Scottish boats in the international group
Mackerel wins back its certified sustainable status

May 11, 2016

After a long battle for sustainability, an international coalition of mackerel fishermen has won MSC certification for their North East Atlantic mackerel catches.

The Mackerel Industry Northern Sustainability Alliance (MINSA) came together in 2012 to prove the popular oily fish’s sustainability credentials. The assessment of the fishery has lasted nearly two years while scientists met to discuss the latest stock advice and quotas. Today the fishery has been MSC certified. ‘…unprecedented’ Ian Gatt, coordinator for MINSA said: “This certification involved a truly unprecedented partnership approach and is a strong demonstration of the commitment of northern European pelagic fishermen to sustainable fishing and the responsible longterm management of the fishery. “The mackerel stock is in good shape and gaining the MSC ecolabel will confirm to consumers the sustainable nature of the fishery, which in turn will benefit fishermen and seafood processors throughout northern Europe.

“We are committed to further improve the management of the fishery and MINSA is involved in other initiatives to ensure these goals are achieved. “MINSA is delighted to have worked with Acoura Marine through the assessment process of our most valuable fish stock. We look forward to continuing our relationship with Acoura through the annual audits of the fishery.” Many of the vessels in today’s certification have been MSC certified in the past. However, all seven MSC mackerel certificates were suspended in 2012 following two years of catches above the scientific advice. The increase in fishing was a result of a significant increase in the amount of mackerel caught by countries outside the certified fleets and the breakdown of international agreements aimed at managing the stock. Fishermen and ministers from the countries involved have been working over the past six years to find a way to bring the dispute, now known as the ‘mackerel war’ to an end.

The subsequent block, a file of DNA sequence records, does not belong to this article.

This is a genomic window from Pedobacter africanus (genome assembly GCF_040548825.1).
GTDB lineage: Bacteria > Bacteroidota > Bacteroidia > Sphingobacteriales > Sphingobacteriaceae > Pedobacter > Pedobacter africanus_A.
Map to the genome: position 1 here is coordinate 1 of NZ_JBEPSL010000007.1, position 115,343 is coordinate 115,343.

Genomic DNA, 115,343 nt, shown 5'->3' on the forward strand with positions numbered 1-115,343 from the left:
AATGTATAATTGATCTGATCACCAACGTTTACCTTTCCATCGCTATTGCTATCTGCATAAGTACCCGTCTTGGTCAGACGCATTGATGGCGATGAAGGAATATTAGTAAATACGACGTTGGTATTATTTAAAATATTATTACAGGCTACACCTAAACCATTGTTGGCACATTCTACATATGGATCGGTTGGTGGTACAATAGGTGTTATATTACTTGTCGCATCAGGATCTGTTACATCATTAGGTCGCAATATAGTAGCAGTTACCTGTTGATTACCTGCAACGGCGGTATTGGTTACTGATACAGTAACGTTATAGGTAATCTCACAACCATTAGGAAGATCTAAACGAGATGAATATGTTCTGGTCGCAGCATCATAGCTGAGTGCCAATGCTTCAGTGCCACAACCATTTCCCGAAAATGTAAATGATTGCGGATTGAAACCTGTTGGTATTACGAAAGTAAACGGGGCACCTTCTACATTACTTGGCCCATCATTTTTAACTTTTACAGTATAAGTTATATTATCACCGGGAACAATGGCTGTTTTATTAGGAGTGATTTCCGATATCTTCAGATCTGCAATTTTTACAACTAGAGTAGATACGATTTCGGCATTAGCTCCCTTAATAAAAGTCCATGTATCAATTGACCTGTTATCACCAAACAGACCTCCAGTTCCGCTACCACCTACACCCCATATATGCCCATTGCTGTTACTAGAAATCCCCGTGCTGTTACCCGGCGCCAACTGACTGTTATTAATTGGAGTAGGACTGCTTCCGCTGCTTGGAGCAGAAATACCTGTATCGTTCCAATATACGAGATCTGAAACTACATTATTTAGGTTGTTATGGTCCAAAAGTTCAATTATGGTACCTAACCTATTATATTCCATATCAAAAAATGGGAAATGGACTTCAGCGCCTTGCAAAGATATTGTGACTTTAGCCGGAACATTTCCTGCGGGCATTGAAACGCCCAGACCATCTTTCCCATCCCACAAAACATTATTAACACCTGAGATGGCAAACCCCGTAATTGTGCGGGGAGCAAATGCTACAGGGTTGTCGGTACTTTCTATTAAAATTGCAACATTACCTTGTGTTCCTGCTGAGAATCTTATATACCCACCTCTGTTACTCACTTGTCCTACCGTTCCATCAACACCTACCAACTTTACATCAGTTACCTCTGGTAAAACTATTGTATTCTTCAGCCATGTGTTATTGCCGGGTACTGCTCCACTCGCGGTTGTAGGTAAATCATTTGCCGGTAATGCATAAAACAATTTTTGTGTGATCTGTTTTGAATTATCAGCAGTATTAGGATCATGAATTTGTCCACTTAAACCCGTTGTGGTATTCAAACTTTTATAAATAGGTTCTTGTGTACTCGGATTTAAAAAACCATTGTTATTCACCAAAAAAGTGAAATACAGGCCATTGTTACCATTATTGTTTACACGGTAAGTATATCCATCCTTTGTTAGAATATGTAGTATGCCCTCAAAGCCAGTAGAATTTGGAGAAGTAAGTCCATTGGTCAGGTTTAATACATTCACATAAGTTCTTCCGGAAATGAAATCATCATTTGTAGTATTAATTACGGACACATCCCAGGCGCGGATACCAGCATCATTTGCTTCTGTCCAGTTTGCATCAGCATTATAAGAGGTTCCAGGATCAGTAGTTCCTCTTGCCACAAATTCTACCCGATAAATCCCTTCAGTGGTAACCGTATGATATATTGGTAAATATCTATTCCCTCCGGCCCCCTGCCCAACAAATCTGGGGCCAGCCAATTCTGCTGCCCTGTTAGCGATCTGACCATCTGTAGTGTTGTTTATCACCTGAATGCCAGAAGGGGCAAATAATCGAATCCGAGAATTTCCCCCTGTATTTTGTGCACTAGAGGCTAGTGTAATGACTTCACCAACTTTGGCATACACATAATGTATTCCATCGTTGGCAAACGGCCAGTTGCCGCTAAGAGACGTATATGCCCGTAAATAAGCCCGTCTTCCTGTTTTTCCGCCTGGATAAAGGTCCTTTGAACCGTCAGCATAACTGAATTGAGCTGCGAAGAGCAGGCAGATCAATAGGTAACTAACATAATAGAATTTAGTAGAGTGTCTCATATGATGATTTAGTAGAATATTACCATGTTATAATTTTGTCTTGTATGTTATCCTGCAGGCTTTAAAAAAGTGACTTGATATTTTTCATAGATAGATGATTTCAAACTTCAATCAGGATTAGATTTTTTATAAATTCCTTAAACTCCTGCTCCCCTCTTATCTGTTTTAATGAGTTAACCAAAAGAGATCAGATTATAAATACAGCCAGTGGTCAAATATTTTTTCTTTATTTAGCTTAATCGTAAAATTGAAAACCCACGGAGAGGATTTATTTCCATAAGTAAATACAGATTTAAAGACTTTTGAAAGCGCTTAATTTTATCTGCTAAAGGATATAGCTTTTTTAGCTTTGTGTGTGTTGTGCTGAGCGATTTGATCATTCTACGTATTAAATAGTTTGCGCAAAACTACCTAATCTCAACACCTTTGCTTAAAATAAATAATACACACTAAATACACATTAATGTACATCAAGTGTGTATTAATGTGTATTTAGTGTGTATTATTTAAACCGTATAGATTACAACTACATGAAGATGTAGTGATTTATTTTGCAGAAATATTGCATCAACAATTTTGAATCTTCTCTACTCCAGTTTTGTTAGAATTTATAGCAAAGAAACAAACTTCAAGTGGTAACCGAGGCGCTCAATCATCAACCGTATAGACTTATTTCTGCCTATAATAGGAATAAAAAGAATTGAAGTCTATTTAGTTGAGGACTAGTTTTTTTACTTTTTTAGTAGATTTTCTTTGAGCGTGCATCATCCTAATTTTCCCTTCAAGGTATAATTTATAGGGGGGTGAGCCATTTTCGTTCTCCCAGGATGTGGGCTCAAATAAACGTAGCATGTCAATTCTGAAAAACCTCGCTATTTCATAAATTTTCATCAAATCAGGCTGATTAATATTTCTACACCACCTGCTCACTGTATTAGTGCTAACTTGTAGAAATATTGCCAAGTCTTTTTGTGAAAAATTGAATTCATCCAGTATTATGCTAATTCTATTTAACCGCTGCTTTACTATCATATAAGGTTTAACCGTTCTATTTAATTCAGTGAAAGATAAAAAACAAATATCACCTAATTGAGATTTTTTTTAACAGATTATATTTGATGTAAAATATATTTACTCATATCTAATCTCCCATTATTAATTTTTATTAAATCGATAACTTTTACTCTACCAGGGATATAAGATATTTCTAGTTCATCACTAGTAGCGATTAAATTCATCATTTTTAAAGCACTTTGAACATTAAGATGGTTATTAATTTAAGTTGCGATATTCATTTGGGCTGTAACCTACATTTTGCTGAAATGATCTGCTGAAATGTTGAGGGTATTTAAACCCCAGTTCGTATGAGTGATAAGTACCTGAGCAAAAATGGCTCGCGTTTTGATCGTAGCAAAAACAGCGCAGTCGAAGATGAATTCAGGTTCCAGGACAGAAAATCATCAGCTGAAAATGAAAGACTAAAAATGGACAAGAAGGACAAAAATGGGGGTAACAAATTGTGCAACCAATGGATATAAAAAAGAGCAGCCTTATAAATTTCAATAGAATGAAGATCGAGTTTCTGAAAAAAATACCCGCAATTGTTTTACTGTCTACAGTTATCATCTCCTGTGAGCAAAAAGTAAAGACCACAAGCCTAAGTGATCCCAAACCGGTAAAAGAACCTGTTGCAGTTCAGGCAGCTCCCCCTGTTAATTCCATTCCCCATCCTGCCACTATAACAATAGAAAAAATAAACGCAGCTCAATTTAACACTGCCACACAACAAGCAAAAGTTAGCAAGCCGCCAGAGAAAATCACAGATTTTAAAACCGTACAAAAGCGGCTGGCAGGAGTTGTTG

Toby Middleton, MSC Programme Director for the North East Atlantic said: “This certification shows what can be achieved when fishermen and their governments work together across international boundaries towards sustainability. MINSA has been at the forefront of international negotiations and this has resulted in significant new agreements to protect the stock, meaning healthy oceans for this and future generations.”

Sainsbury’s will be first with MSC ecolabel

Sainsbury’s plans to be the first supermarket to have MSC labelled mackerel back in store. Ally Dingwall, Sainsbury’s Aquaculture and Fisheries Manager said: “This is great news for the fishing industry and our customers. As the leading retailer for sustainably sourced fish we’re proud to be the first to have MSC certified mackerel back on shelves. It’s such a versatile fish with great health benefits as it’s packed with Omega3.

This is a great milestone towards our commitment that all of our own brand fish will be certified sustainable by 2020.” The MINSA group is made up of over 700 fishing boats from small coastal handline vessels through to large oceangoing pelagic trawlers. They come from eleven countries including: Scotland, England, Northern Ireland, Norway, Sweden, The Netherlands, Denmark, Germany, France,

Republic of Ireland and Lithuania.